Film Review: The Window (1949)

Also known as: The Boy Cried Murder (working title)
Release Date: May 17th, 1949 (Los Angeles premiere)
Directed by: Ted Tetzlaff, Fred Fleck (assistant)
Written by: Mel Dinelli, Cornell Woolrich
Based on: The Boy Cried Murder by Cornell Woolrich
Music by: Roy Webb
Cast: Barbara Hale, Arthur Kennedy, Paul Stewart, Ruth Roman, Bobby Driscoll

RKO Radio Pictures, 73 Minutes

Review:

“Pop? If you see a thing with your own eyes, it can’t be a dream, can it?” – Tommy Woodry

I can’t believe that guy punched a kid in the face in the back of that taxi! But then again, he was planning to murder the boy anyway.

The Window is a film that I have never heard of until I saw it being featured on TCM’s Noir Alley. I decided to read up on it before seeing it. It didn’t immediately get me excited, as it was a film-noir primarily starring a young boy. Kids typically can’t carry the weight of a picture on their back but the young Bobby Driscoll was absolute magic in this. Truthfully, The Window exceeded my lack of expectations and proved to be a damn fine film.

This is essentially the noir version of The Boy Who Cried Wolf. In fact, the book it was based on was called The Boy Cried Murder.

In this tale, a young boy named Tommy likes to tell tall tales and always finds himself in trouble because of it. Early in the film, the landlord comes to the family’s apartment to show it to prospective tenants, as Tommy told a lie about the family moving and it got back to the landlord. So when Tommy actually witnesses a real murder, while camping out on the fire escape due to a heatwave, his parents don’t believe him. He tells the police, they also don’t believe him. Tommy’s mother then makes Tommy go to the murderers’ apartment to apologize. This tips off the killers to Tommy’s knowledge of their crime and thus, makes Tommy their next target.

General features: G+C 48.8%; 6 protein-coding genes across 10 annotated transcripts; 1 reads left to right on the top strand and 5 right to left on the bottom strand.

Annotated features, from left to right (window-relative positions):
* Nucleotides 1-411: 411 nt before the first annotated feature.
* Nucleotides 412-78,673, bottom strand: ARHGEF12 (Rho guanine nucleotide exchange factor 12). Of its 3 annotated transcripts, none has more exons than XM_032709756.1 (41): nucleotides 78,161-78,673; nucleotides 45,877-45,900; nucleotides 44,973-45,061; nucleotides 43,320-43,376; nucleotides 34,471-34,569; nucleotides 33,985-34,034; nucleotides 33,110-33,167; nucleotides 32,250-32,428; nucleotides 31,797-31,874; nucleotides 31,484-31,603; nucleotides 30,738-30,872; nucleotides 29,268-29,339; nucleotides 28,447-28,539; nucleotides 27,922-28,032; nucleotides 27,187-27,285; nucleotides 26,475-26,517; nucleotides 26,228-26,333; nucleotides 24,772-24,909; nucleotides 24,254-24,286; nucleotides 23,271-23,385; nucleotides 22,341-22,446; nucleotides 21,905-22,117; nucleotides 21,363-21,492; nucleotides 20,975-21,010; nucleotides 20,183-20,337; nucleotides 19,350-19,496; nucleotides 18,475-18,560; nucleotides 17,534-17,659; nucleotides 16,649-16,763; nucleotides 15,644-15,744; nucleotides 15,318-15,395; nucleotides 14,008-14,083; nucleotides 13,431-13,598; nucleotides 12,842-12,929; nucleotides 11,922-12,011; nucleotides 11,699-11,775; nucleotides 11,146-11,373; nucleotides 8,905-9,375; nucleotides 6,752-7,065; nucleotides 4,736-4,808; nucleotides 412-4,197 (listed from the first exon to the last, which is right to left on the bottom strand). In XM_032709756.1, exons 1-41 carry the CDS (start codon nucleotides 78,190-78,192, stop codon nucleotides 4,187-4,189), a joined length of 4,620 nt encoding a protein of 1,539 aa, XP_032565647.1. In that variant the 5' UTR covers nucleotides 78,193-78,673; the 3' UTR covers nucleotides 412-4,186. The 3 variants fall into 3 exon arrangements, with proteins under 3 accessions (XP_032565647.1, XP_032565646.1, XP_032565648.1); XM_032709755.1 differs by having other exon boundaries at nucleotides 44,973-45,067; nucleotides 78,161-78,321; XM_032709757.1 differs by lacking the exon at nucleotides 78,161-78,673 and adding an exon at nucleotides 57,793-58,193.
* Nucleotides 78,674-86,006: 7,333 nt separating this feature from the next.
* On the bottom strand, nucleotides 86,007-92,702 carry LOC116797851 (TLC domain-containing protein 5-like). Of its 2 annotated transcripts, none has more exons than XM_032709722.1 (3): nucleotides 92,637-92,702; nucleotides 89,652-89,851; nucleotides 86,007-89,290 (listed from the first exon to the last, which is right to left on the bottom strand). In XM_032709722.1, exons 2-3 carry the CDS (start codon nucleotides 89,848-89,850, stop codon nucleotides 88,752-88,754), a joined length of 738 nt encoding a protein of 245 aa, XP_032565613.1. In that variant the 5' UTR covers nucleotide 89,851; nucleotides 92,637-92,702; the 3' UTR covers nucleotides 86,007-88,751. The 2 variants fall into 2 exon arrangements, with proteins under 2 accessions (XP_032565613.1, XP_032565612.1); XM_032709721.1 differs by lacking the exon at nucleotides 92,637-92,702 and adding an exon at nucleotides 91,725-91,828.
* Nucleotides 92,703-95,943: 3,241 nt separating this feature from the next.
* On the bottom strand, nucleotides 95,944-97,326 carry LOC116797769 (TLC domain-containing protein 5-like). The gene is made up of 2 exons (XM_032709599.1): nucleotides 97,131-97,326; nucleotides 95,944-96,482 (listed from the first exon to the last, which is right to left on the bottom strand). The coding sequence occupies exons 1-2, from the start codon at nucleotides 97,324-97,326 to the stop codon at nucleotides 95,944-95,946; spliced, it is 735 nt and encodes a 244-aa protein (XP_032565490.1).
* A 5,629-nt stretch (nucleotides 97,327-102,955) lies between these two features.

This is a film that builds suspense so strong that it is hard to turn away. The film is well constructed and the narrative execution is close to perfection. The stellar performance by the young Bobby Driscoll is the glue that holds this together. Paul Stewart’s evil Joe Kellerson is absolutely chilling and the scene where he breaks into Tommy’s house, when the boy is all alone, is legitimately scary. Kids in the 1940s had to be terrified.

Man, this movie is fantastic. It has shot up my list of favorite film-noir pictures. It is just so different from the norm, took a real risk by putting a child in the forefront but that risk paid off tremendously.

Unfortunately, Bobby Driscoll only had one more hit after this, 1950’s Treasure Island, but his performance here lead to the Academy giving him a miniature Oscar to recognize his great acting skill.

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